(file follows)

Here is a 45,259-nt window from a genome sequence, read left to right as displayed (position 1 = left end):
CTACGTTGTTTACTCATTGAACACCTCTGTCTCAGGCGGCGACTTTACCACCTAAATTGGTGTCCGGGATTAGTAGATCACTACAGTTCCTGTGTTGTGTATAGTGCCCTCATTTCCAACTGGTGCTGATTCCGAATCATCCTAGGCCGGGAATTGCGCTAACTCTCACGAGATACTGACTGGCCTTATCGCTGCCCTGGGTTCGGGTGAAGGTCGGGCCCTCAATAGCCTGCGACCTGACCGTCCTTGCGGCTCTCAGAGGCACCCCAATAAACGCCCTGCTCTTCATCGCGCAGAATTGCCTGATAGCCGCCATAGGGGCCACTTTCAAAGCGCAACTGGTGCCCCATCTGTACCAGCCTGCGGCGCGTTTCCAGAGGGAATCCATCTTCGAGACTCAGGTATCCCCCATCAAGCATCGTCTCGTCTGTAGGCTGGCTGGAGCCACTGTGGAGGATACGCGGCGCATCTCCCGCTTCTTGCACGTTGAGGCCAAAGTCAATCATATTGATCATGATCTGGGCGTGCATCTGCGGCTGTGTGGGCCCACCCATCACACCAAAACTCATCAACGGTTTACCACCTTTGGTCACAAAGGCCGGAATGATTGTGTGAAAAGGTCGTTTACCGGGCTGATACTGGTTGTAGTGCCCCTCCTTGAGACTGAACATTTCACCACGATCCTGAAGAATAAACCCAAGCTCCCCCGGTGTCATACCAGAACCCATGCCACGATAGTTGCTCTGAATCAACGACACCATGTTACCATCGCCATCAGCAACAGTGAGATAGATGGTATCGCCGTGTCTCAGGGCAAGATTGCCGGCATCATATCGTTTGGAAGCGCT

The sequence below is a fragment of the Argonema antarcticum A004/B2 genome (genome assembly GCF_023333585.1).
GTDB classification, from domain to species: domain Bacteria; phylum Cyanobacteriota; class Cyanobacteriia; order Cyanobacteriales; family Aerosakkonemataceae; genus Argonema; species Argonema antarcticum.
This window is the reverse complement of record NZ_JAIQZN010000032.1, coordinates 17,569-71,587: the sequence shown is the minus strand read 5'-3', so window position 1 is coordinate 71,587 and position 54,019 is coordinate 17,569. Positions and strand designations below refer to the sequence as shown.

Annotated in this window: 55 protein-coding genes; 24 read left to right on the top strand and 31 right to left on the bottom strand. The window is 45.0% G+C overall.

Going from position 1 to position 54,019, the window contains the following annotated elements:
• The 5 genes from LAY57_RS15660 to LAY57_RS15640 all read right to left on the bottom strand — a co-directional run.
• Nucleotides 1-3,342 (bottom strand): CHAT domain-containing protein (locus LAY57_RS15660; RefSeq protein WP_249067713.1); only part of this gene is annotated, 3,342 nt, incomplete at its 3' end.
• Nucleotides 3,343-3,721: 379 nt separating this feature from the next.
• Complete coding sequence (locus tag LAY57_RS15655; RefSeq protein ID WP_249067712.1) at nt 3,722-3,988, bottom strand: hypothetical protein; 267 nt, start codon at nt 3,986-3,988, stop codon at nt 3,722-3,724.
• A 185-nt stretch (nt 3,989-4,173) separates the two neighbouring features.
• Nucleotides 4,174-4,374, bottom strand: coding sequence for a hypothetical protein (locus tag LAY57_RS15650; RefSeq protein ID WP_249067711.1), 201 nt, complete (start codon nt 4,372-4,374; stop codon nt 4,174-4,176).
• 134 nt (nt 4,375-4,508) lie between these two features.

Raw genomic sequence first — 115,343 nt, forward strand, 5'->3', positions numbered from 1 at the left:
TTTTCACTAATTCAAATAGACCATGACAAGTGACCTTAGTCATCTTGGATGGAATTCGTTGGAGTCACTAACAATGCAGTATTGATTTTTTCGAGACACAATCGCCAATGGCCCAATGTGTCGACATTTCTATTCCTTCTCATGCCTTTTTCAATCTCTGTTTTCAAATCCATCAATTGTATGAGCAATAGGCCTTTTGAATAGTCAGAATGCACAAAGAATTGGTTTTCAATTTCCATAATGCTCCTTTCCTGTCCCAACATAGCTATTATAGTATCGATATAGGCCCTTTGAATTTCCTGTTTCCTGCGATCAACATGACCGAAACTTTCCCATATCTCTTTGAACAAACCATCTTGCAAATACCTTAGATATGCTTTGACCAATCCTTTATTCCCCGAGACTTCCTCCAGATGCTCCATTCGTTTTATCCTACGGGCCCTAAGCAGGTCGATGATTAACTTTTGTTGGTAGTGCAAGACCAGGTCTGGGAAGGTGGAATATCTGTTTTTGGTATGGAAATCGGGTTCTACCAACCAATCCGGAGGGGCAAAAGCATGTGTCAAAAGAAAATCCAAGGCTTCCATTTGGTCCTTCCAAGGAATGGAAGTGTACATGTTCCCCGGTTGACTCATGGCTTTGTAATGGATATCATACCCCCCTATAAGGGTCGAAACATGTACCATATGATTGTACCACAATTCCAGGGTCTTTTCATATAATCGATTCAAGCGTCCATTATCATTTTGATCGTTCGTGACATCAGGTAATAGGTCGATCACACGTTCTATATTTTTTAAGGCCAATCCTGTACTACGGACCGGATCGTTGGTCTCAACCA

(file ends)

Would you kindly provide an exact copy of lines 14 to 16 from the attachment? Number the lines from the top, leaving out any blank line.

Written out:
• 134 nt (nt 4,375-4,508) lie between these two features.

Raw genomic sequence first — 115,343 nt, forward strand, 5'->3', positions numbered from 1 at the left:
TTTTCACTAATTCAAATAGACCATGACAAGTGACCTTAGTCATCTTGGATGGAATTCGTTGGAGTCACTAACAATGCAGTATTGATTTTTTCGAGACACAATCGCCAATGGCCCAATGTGTCGACATTTCTATTCCTTCTCATGCCTTTTTCAATCTCTGTTTTCAAATCCATCAATTGTATGAGCAATAGGCCTTTTGAATAGTCAGAATGCACAAAGAATTGGTTTTCAATTTCCATAATGCTCCTTTCCTGTCCCAACATAGCTATTATAGTATCGATATAGGCCCTTTGAATTTCCTGTTTCCTGCGATCAACATGACCGAAACTTTCCCATATCTCTTTGAACAAACCATCTTGCAAATACCTTAGATATGCTTTGACCAATCCTTTATTCCCCGAGACTTCCTCCAGATGCTCCATTCGTTTTATCCTACGGGCCCTAAGCAGGTCGATGATTAACTTTTGTTGGTAGTGCAAGACCAGGTCTGGGAAGGTGGAATATCTGTTTTTGGTATGGAAATCGGGTTCTACCAACCAATCCGGAGGGGCAAAAGCATGTGTCAAAAGAAAATCCAAGGCTTCCATTTGGTCCTTCCAAGGAATGGAAGTGTACATGTTCCCCGGTTGACTCATGGCTTTGTAATGGATATCATACCCCCCTATAAGGGTCGAAACATGTACCATATGATTGTACCACAATTCCAGGGTCTTTTCATATAATCGATTCAAGCGTCCATTATCATTTTGATCGTTCGTGACATCAGGTAATAGGTCGATCACACGTTCTATATTTTTTAAGGCCAATCCTGTACTACGGACCGGATCGTTGGTCTCAACCA